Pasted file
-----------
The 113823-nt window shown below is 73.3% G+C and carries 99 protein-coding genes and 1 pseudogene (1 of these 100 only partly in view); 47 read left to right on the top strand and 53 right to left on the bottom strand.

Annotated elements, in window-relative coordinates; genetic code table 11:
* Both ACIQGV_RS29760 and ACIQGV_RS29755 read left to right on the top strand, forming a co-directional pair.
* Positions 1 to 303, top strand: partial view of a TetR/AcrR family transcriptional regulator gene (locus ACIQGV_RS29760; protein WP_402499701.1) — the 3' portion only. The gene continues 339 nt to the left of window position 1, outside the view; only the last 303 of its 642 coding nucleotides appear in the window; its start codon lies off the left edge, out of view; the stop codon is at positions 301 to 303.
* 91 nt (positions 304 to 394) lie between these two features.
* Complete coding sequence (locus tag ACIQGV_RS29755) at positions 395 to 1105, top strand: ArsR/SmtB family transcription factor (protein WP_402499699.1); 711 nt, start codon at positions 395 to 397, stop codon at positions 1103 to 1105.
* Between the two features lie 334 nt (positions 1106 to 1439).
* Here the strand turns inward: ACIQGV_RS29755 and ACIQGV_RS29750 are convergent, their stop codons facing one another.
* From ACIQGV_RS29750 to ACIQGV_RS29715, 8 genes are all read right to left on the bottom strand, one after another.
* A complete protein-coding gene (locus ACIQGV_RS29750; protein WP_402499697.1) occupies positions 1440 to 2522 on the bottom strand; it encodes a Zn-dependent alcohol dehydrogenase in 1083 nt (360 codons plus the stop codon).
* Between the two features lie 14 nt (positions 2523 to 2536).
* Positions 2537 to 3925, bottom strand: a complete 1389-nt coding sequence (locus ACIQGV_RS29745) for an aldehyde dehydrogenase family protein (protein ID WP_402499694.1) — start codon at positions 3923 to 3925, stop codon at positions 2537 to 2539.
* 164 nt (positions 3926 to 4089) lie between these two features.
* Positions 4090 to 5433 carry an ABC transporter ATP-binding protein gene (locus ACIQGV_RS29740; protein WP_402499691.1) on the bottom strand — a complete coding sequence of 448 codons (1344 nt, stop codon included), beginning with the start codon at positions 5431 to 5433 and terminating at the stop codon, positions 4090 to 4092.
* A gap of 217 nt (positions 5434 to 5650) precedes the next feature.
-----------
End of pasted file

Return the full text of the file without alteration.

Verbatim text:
The 113823-nt window shown below is 73.3% G+C and carries 99 protein-coding genes and 1 pseudogene (1 of these 100 only partly in view); 47 read left to right on the top strand and 53 right to left on the bottom strand.

Annotated elements, in window-relative coordinates; genetic code table 11:
* Both ACIQGV_RS29760 and ACIQGV_RS29755 read left to right on the top strand, forming a co-directional pair.
* Positions 1 to 303, top strand: partial view of a TetR/AcrR family transcriptional regulator gene (locus ACIQGV_RS29760; protein WP_402499701.1) — the 3' portion only. The gene continues 339 nt to the left of window position 1, outside the view; only the last 303 of its 642 coding nucleotides appear in the window; its start codon lies off the left edge, out of view; the stop codon is at positions 301 to 303.
* 91 nt (positions 304 to 394) lie between these two features.
* Complete coding sequence (locus tag ACIQGV_RS29755) at positions 395 to 1105, top strand: ArsR/SmtB family transcription factor (protein WP_402499699.1); 711 nt, start codon at positions 395 to 397, stop codon at positions 1103 to 1105.
* Between the two features lie 334 nt (positions 1106 to 1439).
* Here the strand turns inward: ACIQGV_RS29755 and ACIQGV_RS29750 are convergent, their stop codons facing one another.
* From ACIQGV_RS29750 to ACIQGV_RS29715, 8 genes are all read right to left on the bottom strand, one after another.
* A complete protein-coding gene (locus ACIQGV_RS29750; protein WP_402499697.1) occupies positions 1440 to 2522 on the bottom strand; it encodes a Zn-dependent alcohol dehydrogenase in 1083 nt (360 codons plus the stop codon).
* Between the two features lie 14 nt (positions 2523 to 2536).
* Positions 2537 to 3925, bottom strand: a complete 1389-nt coding sequence (locus ACIQGV_RS29745) for an aldehyde dehydrogenase family protein (protein ID WP_402499694.1) — start codon at positions 3923 to 3925, stop codon at positions 2537 to 2539.
* 164 nt (positions 3926 to 4089) lie between these two features.
* Positions 4090 to 5433 carry an ABC transporter ATP-binding protein gene (locus ACIQGV_RS29740; protein WP_402499691.1) on the bottom strand — a complete coding sequence of 448 codons (1344 nt, stop codon included), beginning with the start codon at positions 5431 to 5433 and terminating at the stop codon, positions 4090 to 4092.
* A gap of 217 nt (positions 5434 to 5650) precedes the next feature.